Best offseason move at the MLB level: Resigning Otis Nixon
Worst offseason move at the MLB level: Releasing Jeff Parrett
Best longterm move: Resigning Otis Nixon.
Worst longterm move: Releasing Jeff Parrett.


4/30/92 - Released Steve Lyons.  Lyons, as stated earlier, was abhorrent for Atlanta in his month here, played for two more teams in '92, and did nothing whatsoever to hurt or help them.
Net gain/loss: 0.0
Average per year: 0.0
Immediate gain/loss: 0.0

5/14/92 - Released Eddie Williams.  In 24 games at Richmond, this MLB "vet" who had more than 100 big league games under his belt, hit .203/.244/.284.  He had some baseball left in him, but not a lot of good baseball.
Net gain/loss: -3.8
Average per year: -0.76
Immediate gain/loss: 0.0

5/28/92 - Traded Ben Rivera to Philadelphia for Donnie Elliott.  Rivera had a solid 1991 in AA Greenville, going 11-8 with a 3.57 ERA, and made Atlanta's opening day roster, but struggled in relief, which was admittedly out of his element.  Philadelphia gave him a starting opportunity and he wound up helping them immediately.  Elliott moved extremely slowly through the Philadelphia system but was considered a talented prospect.  In 1991, at high A ball, Elliott had finally put it together, going 8-5 with a 2.78 ERA.  Atlanta slotted him at Greenville on what might be the best minor league team ever assembled, and Elliott played his part - he went 7-2 with a 2.08 ERA for the Greenville Braves.  Atlanta would later use Elliott in the best trade of the decade and the best deal of Schuerholz' career.
Net gain/loss: -4.3
Average per year: -1.43
Immediate gain/loss: -3.1

JUNE AMATEUR DRAFT
Round 1 - P Jamie Arnold - After a great 1993 season with Macon, Arnold fizzled at the upper levels but always hung around thanks to his talent.  Atlanta finally released him after the 1998 season.  He finally reached the majors with the Dodgers and Cubs, but didn't do a whole lot.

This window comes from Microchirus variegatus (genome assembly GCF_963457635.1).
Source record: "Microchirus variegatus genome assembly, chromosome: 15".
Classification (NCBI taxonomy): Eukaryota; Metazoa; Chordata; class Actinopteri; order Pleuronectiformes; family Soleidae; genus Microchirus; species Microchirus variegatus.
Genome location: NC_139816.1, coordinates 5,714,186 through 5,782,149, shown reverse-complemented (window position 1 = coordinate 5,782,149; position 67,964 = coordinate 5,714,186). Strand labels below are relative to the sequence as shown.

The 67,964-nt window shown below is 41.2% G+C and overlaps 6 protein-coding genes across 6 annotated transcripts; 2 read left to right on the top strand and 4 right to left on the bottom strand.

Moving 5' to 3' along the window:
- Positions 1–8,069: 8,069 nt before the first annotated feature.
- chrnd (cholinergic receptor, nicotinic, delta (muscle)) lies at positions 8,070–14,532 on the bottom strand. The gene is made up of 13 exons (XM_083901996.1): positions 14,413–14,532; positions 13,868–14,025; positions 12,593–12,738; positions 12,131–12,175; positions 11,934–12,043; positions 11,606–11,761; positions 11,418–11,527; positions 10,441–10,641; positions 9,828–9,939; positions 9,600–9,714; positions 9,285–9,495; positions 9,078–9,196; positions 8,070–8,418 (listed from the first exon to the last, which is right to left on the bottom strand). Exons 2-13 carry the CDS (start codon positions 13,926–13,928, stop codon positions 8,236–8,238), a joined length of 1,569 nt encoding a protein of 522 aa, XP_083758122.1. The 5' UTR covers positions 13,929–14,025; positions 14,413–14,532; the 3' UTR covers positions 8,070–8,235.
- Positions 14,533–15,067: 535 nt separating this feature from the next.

Net gain/loss: 0.0
Average per year: 0.0
Immediate: 0.0

Round 2 - P Jamie Howard - Held out in 1992, didn't reach Macon until '94, when he did ok, but missed all of 95, probably with an injury, and struggled badly upon his return, and was out of baseball by 1997.
Net gain/loss: 0.0
Average per year: 0.0
Immediate: 0.0

Round 3 - P Carey Paige - A guy who excelled at the lower levels, but couldn't put it together at the lower levels.  Injuries derailed him as well.
Net gain/loss: 0.0
Average per year: 0.0
Immediate: 0.0

Round 4 - OF Damon Hollins - He's still bouncing around pro systems, thanks to his gifted athleticism, but never quite got it all put together.  In 1994 at Durham Hollins looked like a future stud, hitting .270/.335/.470 with 23 HR, but struggled when he reached AA.  He spent three years in AAA as a decent but not very good OF before finally getting a call-up with Atlanta in 1998, where he didn't impress.  Out of options at that point, Atlanta traded him to LA for a prospect.
Net gain/loss: -0.2
Average per year: -0.2
Immediate: 0.0

OTHER NOTABLE PLAYERS DRAFTED
Round 10 - P Brad Clontz - Clontz had that crazy underhanded throwing motion and he reached Atlanta in 1995 to help the Braves win a title.  He pitched in Atlanta three years and was helpful in all of them.
Net gain/loss: +6.0
Average per year: +2.0
Immediate: 0.0

Round 12 - P Chris Brock - Brock had a slow rise to the majors, and finally played with Atlanta a little in 1997.  He became a free agent after that, though, and reached his pinnacle in 2000 for Philadelphia.
Net gain/loss: 0.0
Average per year: 0.0
Immediate: 0.0

Round 46 - P Darrell May - May had a fantastic minor league career, never posting an ERA higher than 3.71, and that was at Richmond in 1995.  He pitched 4 innings (badly) for the '95 Braves, which means he has a WS ring.  He wound up pitching quite successfully for Kansas City about 5 years ago.
Net gain/loss: -0.1
Average per year: -0.1
Immediate: 0.0

Draft summary: Not a great draft for Schuerholz and his scouting department.  Brad Clontz was the only pick that positively effected Atlanta at any point, and he was hardly a player Atlanta built around.  Not a good draft for Atlanta by any measure.

6/18/92 - Released Scott Taylor - After a phenomenal 1991 season at Durham (10-3, 2.18 ERA), Taylor seemed like a top prospect, but presumably injuries set in, because he didn't play again until 1995.  Too bad, really.  That '91 season was impressive.
Net gain/loss: 0.0
Average per year: 0.0
Immediate: 0.0

6/25/92 - Signed Marty Malloy as amateur free agent - A pretty good scrappy 2B in the mold of Kelly Johnson, Malloy was a solid player for a few years with Greenville and Richmond, finally reached Atlanta in 1998, but just never had a spot with the Braves.  He wound up playing more than 1200 minor league games before retiring after 2003.